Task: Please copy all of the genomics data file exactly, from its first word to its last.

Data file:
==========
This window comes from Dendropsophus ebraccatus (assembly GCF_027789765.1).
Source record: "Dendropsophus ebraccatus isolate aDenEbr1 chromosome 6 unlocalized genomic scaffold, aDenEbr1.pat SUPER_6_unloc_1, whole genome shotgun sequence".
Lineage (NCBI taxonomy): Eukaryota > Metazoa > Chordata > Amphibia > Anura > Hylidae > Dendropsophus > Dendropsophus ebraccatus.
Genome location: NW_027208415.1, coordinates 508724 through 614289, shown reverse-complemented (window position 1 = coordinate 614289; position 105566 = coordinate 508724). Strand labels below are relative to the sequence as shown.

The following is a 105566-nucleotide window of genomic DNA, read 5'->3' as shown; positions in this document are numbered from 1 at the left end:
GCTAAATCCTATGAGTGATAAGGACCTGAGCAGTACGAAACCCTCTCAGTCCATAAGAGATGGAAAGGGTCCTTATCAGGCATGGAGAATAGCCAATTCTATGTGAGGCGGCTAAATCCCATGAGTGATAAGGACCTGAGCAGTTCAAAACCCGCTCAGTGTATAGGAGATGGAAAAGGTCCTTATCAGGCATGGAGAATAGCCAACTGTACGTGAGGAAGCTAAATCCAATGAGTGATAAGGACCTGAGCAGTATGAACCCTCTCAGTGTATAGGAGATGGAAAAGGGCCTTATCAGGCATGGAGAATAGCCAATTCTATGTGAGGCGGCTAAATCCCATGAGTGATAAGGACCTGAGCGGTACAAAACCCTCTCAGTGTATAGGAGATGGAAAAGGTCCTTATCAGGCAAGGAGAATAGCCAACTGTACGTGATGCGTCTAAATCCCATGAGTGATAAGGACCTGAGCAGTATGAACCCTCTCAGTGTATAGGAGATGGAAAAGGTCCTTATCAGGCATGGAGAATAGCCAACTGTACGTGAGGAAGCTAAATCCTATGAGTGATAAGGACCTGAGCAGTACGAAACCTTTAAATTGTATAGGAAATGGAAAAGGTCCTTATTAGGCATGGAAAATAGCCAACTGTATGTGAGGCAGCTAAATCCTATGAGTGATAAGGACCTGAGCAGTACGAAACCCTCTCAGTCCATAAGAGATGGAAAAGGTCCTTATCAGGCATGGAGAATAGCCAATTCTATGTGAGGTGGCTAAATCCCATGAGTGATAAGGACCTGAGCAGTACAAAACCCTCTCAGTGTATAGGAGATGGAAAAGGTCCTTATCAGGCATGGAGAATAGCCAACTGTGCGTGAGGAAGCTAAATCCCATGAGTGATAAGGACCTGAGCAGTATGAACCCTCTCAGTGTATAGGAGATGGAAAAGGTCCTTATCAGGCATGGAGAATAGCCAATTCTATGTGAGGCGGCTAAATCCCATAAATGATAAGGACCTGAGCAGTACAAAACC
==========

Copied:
This window comes from Dendropsophus ebraccatus (assembly GCF_027789765.1).
Source record: "Dendropsophus ebraccatus isolate aDenEbr1 chromosome 6 unlocalized genomic scaffold, aDenEbr1.pat SUPER_6_unloc_1, whole genome shotgun sequence".
Lineage (NCBI taxonomy): Eukaryota > Metazoa > Chordata > Amphibia > Anura > Hylidae > Dendropsophus > Dendropsophus ebraccatus.
Genome location: NW_027208415.1, coordinates 508724 through 614289, shown reverse-complemented (window position 1 = coordinate 614289; position 105566 = coordinate 508724). Strand labels below are relative to the sequence as shown.

The following is a 105566-nucleotide window of genomic DNA, read 5'->3' as shown; positions in this document are numbered from 1 at the left end:
GCTAAATCCTATGAGTGATAAGGACCTGAGCAGTACGAAACCCTCTCAGTCCATAAGAGATGGAAAGGGTCCTTATCAGGCATGGAGAATAGCCAATTCTATGTGAGGCGGCTAAATCCCATGAGTGATAAGGACCTGAGCAGTTCAAAACCCGCTCAGTGTATAGGAGATGGAAAAGGTCCTTATCAGGCATGGAGAATAGCCAACTGTACGTGAGGAAGCTAAATCCAATGAGTGATAAGGACCTGAGCAGTATGAACCCTCTCAGTGTATAGGAGATGGAAAAGGGCCTTATCAGGCATGGAGAATAGCCAATTCTATGTGAGGCGGCTAAATCCCATGAGTGATAAGGACCTGAGCGGTACAAAACCCTCTCAGTGTATAGGAGATGGAAAAGGTCCTTATCAGGCAAGGAGAATAGCCAACTGTACGTGATGCGTCTAAATCCCATGAGTGATAAGGACCTGAGCAGTATGAACCCTCTCAGTGTATAGGAGATGGAAAAGGTCCTTATCAGGCATGGAGAATAGCCAACTGTACGTGAGGAAGCTAAATCCTATGAGTGATAAGGACCTGAGCAGTACGAAACCTTTAAATTGTATAGGAAATGGAAAAGGTCCTTATTAGGCATGGAAAATAGCCAACTGTATGTGAGGCAGCTAAATCCTATGAGTGATAAGGACCTGAGCAGTACGAAACCCTCTCAGTCCATAAGAGATGGAAAAGGTCCTTATCAGGCATGGAGAATAGCCAATTCTATGTGAGGTGGCTAAATCCCATGAGTGATAAGGACCTGAGCAGTACAAAACCCTCTCAGTGTATAGGAGATGGAAAAGGTCCTTATCAGGCATGGAGAATAGCCAACTGTGCGTGAGGAAGCTAAATCCCATGAGTGATAAGGACCTGAGCAGTATGAACCCTCTCAGTGTATAGGAGATGGAAAAGGTCCTTATCAGGCATGGAGAATAGCCAATTCTATGTGAGGCGGCTAAATCCCATAAATGATAAGGACCTGAGCAGTACAAAACC